This week, a lot was made in the news about Siri’s supposed pro-life leanings. Essentially, a bunch of people got upset because Siri couldn’t find a local abortion clinic, even though abortion clinics don’t actually call themselves that. Apple denied that Siri had any pro-life leanings whatsoever, saying instead the service was in “beta.”
So what really happened? Well, Apple just learned its first lesson about search: you’re held responsible when the information people are expecting to see doesn’t show up in a search query, even if that information is only tangentially related to the actual words in the query. It’s a headache Google’s been dealing with for almost a decade.
Danny Sullivan over at Search Engine Land explains:
First, Siri doesn’t have answers to anything itself. It’s what we call a “meta search engine,” which is a service that sends your query off to other search engines.
Siri’s a smart meta search engine, in that it tries to search for things even though you might not have said the exact words needed to perform your search. For example, it’s been taught to understand that teeth are related to dentists, so that if you say “my tooth hurts,” it knows to look for dentists.
Unfortunately, the same thing also makes it an incredibly dumb search engine. If it doesn’t find a connection, it has a tendency to not search at all.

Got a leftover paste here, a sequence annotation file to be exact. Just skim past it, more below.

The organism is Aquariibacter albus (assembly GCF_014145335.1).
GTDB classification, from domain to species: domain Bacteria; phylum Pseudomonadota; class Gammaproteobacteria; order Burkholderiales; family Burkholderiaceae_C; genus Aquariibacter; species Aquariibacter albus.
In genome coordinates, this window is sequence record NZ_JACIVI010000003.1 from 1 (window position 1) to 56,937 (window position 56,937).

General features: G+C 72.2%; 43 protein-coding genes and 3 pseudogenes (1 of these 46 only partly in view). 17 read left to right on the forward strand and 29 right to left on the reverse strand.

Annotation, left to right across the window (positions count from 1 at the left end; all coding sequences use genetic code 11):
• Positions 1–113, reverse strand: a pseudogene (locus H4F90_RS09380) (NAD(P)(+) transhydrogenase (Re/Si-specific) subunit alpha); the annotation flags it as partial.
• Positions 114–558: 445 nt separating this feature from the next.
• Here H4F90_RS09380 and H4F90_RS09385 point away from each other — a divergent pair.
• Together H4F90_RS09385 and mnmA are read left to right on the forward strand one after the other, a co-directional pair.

When I searched for condoms, Siri understood those are something sold in drug stores. That’s why it came back with that listing of drug stores. It know that condoms = drug stores.
It doesn’t know that Plan B is the brand name of an emergency contraception drug. Similarly, while it does know that Tylenol is a drug, and so gives me matches for drug stores, it doesn’t know that acetaminophen is the chemical name of Tylenol. As a result, I get nothing:
In other words, Siri’s having something of an uncanny valley problem. It’s only as smart as the search engines it is linked to like Wolfram Alpha and Yelp, but because the voice recognition is so good and the way Siri interacts with you is so lifelike, people expect her to be as smart as a person… even if she isn’t one.
So when Apple says “Siri is a beta”, they mean it. Just like Google had to do, Apple needs to learn from experience and program Siri to understand what results to give for things like “I’ve been raped” or “I want to buy some rubbers.” Give it time, and it will, but just because Apple hasn’t figured out every possible question users can ask Siri yet doesn’t mean they’ve got an axe to grind against various philosophies, creeds, races and religions.